The GWT Blog

Coaching at the Frontiers

Posted on April 20, 2011

By Christina Congleton
Christina Congleton

Compare and contrast:  Marshall Goldsmith, Jayson Blair, and me. First, I’ll tell you how we are different.  Dr. Goldsmith has a reputation for doing “good work”.  He is a New York Times and Wall Street Journal best-selling author, and according to Forbes one of the most influential business thinkers in the world.  Mr. Blair is a former reporter for the New York Times .  He notoriously engaged in “compromised work” by plagiarizing and fabricating news stories and was forced to resign, along with two editors, in 2003.  As for me, I am a master’s student in Human Development and Psychology at the Harvard Graduate School of Education, currently reflecting on my professional aspirations.

Aside from a connection to the Times (yes, I am a reader, building a stomach for the digital subscription transition), what all three of us have in common is that we call ourselves “coaches”.  Dr. Goldsmith is an authority on executive coaching.  Mr. Blair, having left the journalism profession, now works as a life and career coach. After completing a year-long training and certification program, I’ve been building my own coaching business focused on human development.  This year I’ll be mentoring a group of students through the same coach training process.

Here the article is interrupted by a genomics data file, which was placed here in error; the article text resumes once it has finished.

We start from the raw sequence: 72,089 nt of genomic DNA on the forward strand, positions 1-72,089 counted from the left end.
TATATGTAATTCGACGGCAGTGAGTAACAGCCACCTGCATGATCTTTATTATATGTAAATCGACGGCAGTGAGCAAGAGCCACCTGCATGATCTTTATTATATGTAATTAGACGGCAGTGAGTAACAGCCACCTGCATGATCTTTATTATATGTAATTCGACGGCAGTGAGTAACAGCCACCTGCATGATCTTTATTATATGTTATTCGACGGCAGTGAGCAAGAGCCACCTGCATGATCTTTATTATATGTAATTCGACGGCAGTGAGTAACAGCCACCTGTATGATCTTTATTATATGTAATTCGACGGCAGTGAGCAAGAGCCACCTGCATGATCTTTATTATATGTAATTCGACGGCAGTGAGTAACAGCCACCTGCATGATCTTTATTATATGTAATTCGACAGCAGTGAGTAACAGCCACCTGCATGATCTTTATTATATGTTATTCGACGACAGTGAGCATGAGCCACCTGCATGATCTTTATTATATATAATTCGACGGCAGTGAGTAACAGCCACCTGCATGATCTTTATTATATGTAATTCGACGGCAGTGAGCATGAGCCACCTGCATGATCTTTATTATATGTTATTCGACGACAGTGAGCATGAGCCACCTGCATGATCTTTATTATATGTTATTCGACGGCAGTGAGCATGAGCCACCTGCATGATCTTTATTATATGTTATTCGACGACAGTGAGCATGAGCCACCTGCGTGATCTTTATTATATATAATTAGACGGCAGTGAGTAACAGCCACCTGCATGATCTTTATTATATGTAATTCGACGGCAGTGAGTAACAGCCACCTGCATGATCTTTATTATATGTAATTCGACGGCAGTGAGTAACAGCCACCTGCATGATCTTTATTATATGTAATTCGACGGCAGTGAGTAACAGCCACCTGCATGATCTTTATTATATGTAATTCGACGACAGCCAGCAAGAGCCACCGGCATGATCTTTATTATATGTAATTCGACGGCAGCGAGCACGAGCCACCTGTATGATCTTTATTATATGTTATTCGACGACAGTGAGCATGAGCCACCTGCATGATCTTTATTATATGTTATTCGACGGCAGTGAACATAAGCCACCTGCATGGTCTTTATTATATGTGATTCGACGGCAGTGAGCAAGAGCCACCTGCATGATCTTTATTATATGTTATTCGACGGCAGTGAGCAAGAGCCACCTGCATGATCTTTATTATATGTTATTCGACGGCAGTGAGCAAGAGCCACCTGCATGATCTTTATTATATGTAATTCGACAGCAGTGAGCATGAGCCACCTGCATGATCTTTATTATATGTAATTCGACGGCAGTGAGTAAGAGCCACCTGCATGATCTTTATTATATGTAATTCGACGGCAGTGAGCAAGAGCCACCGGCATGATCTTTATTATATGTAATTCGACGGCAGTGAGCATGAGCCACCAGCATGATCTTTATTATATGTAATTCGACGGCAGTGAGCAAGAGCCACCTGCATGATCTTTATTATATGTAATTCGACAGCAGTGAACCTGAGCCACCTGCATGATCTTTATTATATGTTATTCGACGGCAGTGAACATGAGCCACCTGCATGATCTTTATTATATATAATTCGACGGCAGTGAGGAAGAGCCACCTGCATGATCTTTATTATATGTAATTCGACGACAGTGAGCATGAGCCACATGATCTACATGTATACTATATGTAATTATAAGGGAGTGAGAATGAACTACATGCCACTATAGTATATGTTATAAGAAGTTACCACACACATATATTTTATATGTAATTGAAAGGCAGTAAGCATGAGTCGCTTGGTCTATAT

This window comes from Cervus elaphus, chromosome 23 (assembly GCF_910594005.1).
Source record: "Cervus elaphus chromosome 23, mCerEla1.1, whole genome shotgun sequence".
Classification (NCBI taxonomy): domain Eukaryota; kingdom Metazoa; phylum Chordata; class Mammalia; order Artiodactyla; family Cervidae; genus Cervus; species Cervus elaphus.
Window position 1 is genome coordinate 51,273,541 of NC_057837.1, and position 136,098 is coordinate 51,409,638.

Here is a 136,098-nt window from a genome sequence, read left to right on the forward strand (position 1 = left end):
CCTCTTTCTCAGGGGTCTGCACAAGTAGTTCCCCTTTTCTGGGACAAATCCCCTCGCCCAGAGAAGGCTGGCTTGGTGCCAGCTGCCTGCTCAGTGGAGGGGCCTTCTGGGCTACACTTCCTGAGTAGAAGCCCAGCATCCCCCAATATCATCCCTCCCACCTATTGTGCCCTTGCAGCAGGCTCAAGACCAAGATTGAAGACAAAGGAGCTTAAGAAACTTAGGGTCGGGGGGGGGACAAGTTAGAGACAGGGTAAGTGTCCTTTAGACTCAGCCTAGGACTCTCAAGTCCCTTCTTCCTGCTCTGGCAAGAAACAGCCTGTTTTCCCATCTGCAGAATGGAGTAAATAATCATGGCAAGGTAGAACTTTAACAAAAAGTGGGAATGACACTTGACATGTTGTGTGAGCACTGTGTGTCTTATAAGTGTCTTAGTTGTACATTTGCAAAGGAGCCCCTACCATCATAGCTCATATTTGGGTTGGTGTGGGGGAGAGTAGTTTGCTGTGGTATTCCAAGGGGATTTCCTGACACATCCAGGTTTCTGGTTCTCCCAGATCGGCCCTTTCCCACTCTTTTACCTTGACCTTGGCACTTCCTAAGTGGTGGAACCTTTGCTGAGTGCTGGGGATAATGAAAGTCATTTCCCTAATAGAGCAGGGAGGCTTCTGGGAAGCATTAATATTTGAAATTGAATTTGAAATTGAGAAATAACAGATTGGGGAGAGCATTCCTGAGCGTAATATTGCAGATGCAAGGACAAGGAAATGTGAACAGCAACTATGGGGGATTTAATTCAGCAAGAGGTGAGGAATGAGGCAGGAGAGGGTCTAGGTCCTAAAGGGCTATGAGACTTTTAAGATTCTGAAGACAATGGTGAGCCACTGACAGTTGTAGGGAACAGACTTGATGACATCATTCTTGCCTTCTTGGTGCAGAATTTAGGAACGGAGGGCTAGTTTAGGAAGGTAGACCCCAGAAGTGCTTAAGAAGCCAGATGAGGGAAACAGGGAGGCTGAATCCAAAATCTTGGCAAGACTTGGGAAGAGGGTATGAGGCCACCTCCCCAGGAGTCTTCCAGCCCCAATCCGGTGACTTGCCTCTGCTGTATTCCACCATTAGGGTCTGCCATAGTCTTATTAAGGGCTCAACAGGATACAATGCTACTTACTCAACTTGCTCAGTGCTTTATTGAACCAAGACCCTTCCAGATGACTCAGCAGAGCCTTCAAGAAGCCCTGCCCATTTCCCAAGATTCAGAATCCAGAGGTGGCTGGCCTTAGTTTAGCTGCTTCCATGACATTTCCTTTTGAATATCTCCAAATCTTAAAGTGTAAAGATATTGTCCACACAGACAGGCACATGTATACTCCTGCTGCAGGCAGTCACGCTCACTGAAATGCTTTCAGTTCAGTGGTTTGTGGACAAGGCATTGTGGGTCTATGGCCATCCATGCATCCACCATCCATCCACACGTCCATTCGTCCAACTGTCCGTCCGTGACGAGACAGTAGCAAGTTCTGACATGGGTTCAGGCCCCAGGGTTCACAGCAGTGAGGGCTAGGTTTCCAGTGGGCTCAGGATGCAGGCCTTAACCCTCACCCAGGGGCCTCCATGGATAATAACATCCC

Beyond our shared professional titles, what are the similarities in our work?  The troubling answer is that, even as one of the three coaches mentioned above, I don’t know.  Coaching is an emerging field of practice, still in the process of finding its identity.  It began attracting attention in the 1980’s, and has steadily gained in popularity.  The number of coaching-related articles in peer-reviewed journals has climbed steadily and coaching has been estimated to be a billion dollar industry.  It has also been called a “Wild West”, devoid of barriers to entry or clear selection criteria for consumers.